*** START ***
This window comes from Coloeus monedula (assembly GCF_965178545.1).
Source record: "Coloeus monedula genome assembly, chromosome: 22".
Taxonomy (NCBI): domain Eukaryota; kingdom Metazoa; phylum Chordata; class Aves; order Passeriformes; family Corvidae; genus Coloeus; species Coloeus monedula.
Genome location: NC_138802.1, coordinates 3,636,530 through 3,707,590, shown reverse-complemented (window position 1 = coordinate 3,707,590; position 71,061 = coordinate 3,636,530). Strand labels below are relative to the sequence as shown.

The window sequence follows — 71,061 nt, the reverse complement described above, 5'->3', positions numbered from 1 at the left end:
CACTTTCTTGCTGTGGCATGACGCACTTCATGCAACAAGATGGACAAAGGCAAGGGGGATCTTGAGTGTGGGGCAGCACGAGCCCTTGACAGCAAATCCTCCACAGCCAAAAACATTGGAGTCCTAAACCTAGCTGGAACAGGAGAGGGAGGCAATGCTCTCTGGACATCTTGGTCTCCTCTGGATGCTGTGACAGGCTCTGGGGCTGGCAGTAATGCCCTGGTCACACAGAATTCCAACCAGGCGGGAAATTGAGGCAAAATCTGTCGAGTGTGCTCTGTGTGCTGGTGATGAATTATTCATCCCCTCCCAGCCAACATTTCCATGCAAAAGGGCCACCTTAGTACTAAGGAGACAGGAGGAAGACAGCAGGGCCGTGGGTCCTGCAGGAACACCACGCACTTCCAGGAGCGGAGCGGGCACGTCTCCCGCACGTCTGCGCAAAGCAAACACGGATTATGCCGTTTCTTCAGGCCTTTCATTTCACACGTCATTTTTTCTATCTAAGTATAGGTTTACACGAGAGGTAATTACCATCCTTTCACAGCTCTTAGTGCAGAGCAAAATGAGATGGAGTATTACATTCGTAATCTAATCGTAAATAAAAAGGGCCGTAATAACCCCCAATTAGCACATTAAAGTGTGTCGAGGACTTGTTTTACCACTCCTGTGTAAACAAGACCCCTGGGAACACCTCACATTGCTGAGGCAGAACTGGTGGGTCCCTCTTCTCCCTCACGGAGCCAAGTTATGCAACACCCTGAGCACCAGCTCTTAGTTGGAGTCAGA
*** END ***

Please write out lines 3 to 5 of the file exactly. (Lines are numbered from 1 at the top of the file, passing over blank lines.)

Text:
Taxonomy (NCBI): domain Eukaryota; kingdom Metazoa; phylum Chordata; class Aves; order Passeriformes; family Corvidae; genus Coloeus; species Coloeus monedula.
Genome location: NC_138802.1, coordinates 3,636,530 through 3,707,590, shown reverse-complemented (window position 1 = coordinate 3,707,590; position 71,061 = coordinate 3,636,530). Strand labels below are relative to the sequence as shown.

The window sequence follows — 71,061 nt, the reverse complement described above, 5'->3', positions numbered from 1 at the left end: